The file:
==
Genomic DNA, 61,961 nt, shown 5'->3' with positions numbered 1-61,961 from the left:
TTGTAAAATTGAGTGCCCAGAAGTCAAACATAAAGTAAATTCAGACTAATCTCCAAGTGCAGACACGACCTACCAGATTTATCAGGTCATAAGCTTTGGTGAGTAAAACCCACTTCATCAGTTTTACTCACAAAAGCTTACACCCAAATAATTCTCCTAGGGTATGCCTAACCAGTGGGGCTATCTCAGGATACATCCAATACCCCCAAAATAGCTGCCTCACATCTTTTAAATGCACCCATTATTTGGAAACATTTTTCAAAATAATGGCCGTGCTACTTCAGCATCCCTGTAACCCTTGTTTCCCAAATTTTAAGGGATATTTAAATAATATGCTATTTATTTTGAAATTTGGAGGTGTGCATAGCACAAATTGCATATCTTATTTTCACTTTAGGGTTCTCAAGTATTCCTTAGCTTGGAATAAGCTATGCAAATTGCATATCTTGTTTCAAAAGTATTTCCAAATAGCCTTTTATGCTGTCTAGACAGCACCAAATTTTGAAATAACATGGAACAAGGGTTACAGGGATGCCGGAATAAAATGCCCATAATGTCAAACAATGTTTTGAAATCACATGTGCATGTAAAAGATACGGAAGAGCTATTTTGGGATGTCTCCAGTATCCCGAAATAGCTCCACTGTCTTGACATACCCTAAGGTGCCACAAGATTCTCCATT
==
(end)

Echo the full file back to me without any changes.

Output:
Genomic DNA, 61,961 nt, shown 5'->3' with positions numbered 1-61,961 from the left:
TTGTAAAATTGAGTGCCCAGAAGTCAAACATAAAGTAAATTCAGACTAATCTCCAAGTGCAGACACGACCTACCAGATTTATCAGGTCATAAGCTTTGGTGAGTAAAACCCACTTCATCAGTTTTACTCACAAAAGCTTACACCCAAATAATTCTCCTAGGGTATGCCTAACCAGTGGGGCTATCTCAGGATACATCCAATACCCCCAAAATAGCTGCCTCACATCTTTTAAATGCACCCATTATTTGGAAACATTTTTCAAAATAATGGCCGTGCTACTTCAGCATCCCTGTAACCCTTGTTTCCCAAATTTTAAGGGATATTTAAATAATATGCTATTTATTTTGAAATTTGGAGGTGTGCATAGCACAAATTGCATATCTTATTTTCACTTTAGGGTTCTCAAGTATTCCTTAGCTTGGAATAAGCTATGCAAATTGCATATCTTGTTTCAAAAGTATTTCCAAATAGCCTTTTATGCTGTCTAGACAGCACCAAATTTTGAAATAACATGGAACAAGGGTTACAGGGATGCCGGAATAAAATGCCCATAATGTCAAACAATGTTTTGAAATCACATGTGCATGTAAAAGATACGGAAGAGCTATTTTGGGATGTCTCCAGTATCCCGAAATAGCTCCACTGTCTTGACATACCCTAAGGTGCCACAAGATTCTCCATT